Family doctors play growing role in Toronto health-care system: U of T report

Close-up photo of doctor's lab coat
A new report by U of T's department of family and community medicine paints a comprehensive picture of family doctors in the Toronto area and the role they play in helping to alleviate the strain on Ontario's health-care system (photo by Pixabay)

Beyond common colds and flu, the number of patients visiting their family doctors for issues related to mental illness and chronic diseases such as diabetes and hypertension is on the rise, according to a new report on the state of family medicine in the Greater Toronto Area.

The recently released University of Toronto Family Medicine Report shows a wider variety of ailments are being treated by family doctors than in the past. Anxiety, for instance, is one of the top reasons for visits to family doctors in every age group, and the top reason for adult females. Chronic diseases – the greatest health challenge facing Canada and much of the world – are also increasingly managed by family doctors.

Using data from the de-identified electronic medical record data of nearly half-a-million patients, the report is the first evidence-based, comprehensive picture of the role of family doctors in our health-care system and provides new insights into the health and wellbeing of the citizens of Toronto and beyond.

“This report reinforces the findings of international studies which show that having family medicine as the basis of a country’s health-care system keeps people healthier, reduces costs and ensures more equitable access to care,” says Dr. Michael Kidd, chair of U of T’s department of family and community medicine and one of the authors of the report.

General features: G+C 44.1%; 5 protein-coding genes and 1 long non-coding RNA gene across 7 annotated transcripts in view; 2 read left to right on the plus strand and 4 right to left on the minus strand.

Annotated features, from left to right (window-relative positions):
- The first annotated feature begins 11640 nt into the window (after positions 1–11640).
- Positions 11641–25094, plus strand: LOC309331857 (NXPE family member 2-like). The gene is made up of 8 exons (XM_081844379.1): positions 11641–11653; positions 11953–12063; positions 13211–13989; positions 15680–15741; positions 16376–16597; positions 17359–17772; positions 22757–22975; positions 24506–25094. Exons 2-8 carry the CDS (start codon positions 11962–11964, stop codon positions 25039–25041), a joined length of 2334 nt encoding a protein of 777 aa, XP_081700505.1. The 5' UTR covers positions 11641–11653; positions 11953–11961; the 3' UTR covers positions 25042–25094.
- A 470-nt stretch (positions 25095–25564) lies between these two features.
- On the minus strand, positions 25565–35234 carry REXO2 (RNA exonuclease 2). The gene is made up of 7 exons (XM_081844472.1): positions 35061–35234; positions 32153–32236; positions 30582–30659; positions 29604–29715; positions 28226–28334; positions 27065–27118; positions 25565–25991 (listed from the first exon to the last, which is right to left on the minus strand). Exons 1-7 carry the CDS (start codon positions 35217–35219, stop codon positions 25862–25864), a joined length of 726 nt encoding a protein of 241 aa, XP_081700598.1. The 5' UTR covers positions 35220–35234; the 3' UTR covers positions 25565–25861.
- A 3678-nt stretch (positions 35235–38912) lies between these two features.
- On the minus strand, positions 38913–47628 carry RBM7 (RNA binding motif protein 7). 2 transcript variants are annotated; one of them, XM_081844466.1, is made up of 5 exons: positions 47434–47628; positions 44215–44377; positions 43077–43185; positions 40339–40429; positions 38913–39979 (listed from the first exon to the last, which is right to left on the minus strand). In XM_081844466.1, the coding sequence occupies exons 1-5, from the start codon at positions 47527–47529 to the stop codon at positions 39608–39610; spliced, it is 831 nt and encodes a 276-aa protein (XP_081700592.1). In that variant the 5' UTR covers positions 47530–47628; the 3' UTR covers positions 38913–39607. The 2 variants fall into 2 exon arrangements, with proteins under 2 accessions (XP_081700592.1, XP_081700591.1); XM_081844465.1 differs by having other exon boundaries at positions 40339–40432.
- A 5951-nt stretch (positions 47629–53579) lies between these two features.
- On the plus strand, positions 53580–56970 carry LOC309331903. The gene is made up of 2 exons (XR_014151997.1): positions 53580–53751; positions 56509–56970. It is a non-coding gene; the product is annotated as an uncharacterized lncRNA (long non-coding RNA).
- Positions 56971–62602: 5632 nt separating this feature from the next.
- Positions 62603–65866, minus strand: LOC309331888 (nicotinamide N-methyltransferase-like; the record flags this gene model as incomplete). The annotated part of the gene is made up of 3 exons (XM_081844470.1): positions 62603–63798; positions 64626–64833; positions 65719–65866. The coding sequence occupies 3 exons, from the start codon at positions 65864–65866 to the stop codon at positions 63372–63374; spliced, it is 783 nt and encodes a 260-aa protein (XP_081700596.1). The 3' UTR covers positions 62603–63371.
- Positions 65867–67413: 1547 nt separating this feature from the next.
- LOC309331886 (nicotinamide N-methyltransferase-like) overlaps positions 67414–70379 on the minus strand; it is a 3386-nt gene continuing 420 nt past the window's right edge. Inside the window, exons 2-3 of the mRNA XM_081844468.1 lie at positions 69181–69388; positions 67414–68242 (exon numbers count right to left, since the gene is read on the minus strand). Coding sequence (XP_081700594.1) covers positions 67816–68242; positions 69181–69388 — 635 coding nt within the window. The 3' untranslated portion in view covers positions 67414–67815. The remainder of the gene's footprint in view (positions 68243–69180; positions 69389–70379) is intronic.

“As we start to roll out Ontario Health Teams, this report provides timely evidence and insights into the central role of family doctors, and the members of our teams, in our health-care system.”

Beyond the treatment of common illnesses, many family doctors in Ontario deliver babies, work in emergency departments, provide palliative and end of life care, participate in research and innovation and much more. The diversity of patients and ailments seen by family doctors is quickly changing as well.

“The data in this report confirmed a number of trends we are seeing in health care,” says Dr. Karen Tu, lead author of the report, a co-director of the University of Toronto Practice-based Research Network and a professor in the department of family and community medicine with a cross appointment at the Institute of Health Policy Management and Evaluation.

“Mental health and chronic diseases are being treated by family doctors far more frequently. We are also continuing to see high rates of smoking and obesity, so it’s key to find new ways to help family doctors treat and support patients with these concerns.”

The report also highlights areas of care where family doctors can play an even larger role. For instance, only 63 per cent of Indigenous people living in Toronto have a regular family doctor or nurse practitioner, compared to 90 per cent of the general population. The report also tackles issues like the lack of access to palliative care by marginalized populations in the Greater Toronto Area, the health concerns of refugees and what family doctors are doing to address the ongoing opioid crisis.

“Not everyone knows or appreciates the breadth of services family doctors provide and the value family medicine brings to our health-care system,” says Kidd.

“Family medicine provides the solution to overcrowded emergency departments, the challenge of hallway medicine in our hospitals, and the inequities we see in access to quality health-care services.

“This report highlights the importance of family medicine as the foundation of a successful health-care system and reinforces the need for further investment in primary care to ensure that quality health care is available to all Canadians.”

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